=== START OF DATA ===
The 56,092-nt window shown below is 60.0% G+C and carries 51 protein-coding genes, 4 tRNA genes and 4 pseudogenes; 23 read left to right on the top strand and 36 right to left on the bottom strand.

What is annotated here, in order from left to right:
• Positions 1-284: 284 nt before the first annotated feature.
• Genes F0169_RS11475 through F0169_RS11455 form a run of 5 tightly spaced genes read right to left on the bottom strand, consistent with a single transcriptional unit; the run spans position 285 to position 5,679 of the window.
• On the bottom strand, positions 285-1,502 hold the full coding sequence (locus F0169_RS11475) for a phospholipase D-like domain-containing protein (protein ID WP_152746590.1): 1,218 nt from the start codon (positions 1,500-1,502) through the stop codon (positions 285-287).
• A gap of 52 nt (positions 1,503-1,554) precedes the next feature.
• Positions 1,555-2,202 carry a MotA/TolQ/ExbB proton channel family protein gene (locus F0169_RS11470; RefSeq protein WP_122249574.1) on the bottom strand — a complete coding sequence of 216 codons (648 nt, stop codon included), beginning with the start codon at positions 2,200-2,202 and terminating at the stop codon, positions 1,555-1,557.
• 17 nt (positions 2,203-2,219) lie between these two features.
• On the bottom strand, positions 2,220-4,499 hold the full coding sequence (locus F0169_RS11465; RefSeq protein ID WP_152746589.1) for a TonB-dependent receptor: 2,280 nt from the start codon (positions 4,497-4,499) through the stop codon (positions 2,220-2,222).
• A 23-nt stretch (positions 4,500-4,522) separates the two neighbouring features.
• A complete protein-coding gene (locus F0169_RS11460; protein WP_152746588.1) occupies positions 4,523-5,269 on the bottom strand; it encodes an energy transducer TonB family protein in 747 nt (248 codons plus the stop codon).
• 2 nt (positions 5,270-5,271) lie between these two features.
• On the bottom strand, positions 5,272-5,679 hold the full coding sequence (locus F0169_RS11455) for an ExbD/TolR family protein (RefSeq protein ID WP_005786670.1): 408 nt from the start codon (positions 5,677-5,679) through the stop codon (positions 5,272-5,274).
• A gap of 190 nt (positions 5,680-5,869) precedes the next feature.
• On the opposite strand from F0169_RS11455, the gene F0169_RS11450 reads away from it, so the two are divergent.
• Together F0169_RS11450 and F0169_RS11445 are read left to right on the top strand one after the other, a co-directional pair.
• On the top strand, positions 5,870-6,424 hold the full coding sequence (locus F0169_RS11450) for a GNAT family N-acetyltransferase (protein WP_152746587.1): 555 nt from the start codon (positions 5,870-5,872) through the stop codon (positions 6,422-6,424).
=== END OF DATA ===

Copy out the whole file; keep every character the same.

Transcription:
The 56,092-nt window shown below is 60.0% G+C and carries 51 protein-coding genes, 4 tRNA genes and 4 pseudogenes; 23 read left to right on the top strand and 36 right to left on the bottom strand.

What is annotated here, in order from left to right:
• Positions 1-284: 284 nt before the first annotated feature.
• Genes F0169_RS11475 through F0169_RS11455 form a run of 5 tightly spaced genes read right to left on the bottom strand, consistent with a single transcriptional unit; the run spans position 285 to position 5,679 of the window.
• On the bottom strand, positions 285-1,502 hold the full coding sequence (locus F0169_RS11475) for a phospholipase D-like domain-containing protein (protein ID WP_152746590.1): 1,218 nt from the start codon (positions 1,500-1,502) through the stop codon (positions 285-287).
• A gap of 52 nt (positions 1,503-1,554) precedes the next feature.
• Positions 1,555-2,202 carry a MotA/TolQ/ExbB proton channel family protein gene (locus F0169_RS11470; RefSeq protein WP_122249574.1) on the bottom strand — a complete coding sequence of 216 codons (648 nt, stop codon included), beginning with the start codon at positions 2,200-2,202 and terminating at the stop codon, positions 1,555-1,557.
• 17 nt (positions 2,203-2,219) lie between these two features.
• On the bottom strand, positions 2,220-4,499 hold the full coding sequence (locus F0169_RS11465; RefSeq protein ID WP_152746589.1) for a TonB-dependent receptor: 2,280 nt from the start codon (positions 4,497-4,499) through the stop codon (positions 2,220-2,222).
• A 23-nt stretch (positions 4,500-4,522) separates the two neighbouring features.
• A complete protein-coding gene (locus F0169_RS11460; protein WP_152746588.1) occupies positions 4,523-5,269 on the bottom strand; it encodes an energy transducer TonB family protein in 747 nt (248 codons plus the stop codon).
• 2 nt (positions 5,270-5,271) lie between these two features.
• On the bottom strand, positions 5,272-5,679 hold the full coding sequence (locus F0169_RS11455) for an ExbD/TolR family protein (RefSeq protein ID WP_005786670.1): 408 nt from the start codon (positions 5,677-5,679) through the stop codon (positions 5,272-5,274).
• A gap of 190 nt (positions 5,680-5,869) precedes the next feature.
• On the opposite strand from F0169_RS11455, the gene F0169_RS11450 reads away from it, so the two are divergent.
• Together F0169_RS11450 and F0169_RS11445 are read left to right on the top strand one after the other, a co-directional pair.
• On the top strand, positions 5,870-6,424 hold the full coding sequence (locus F0169_RS11450) for a GNAT family N-acetyltransferase (protein WP_152746587.1): 555 nt from the start codon (positions 5,870-5,872) through the stop codon (positions 6,422-6,424).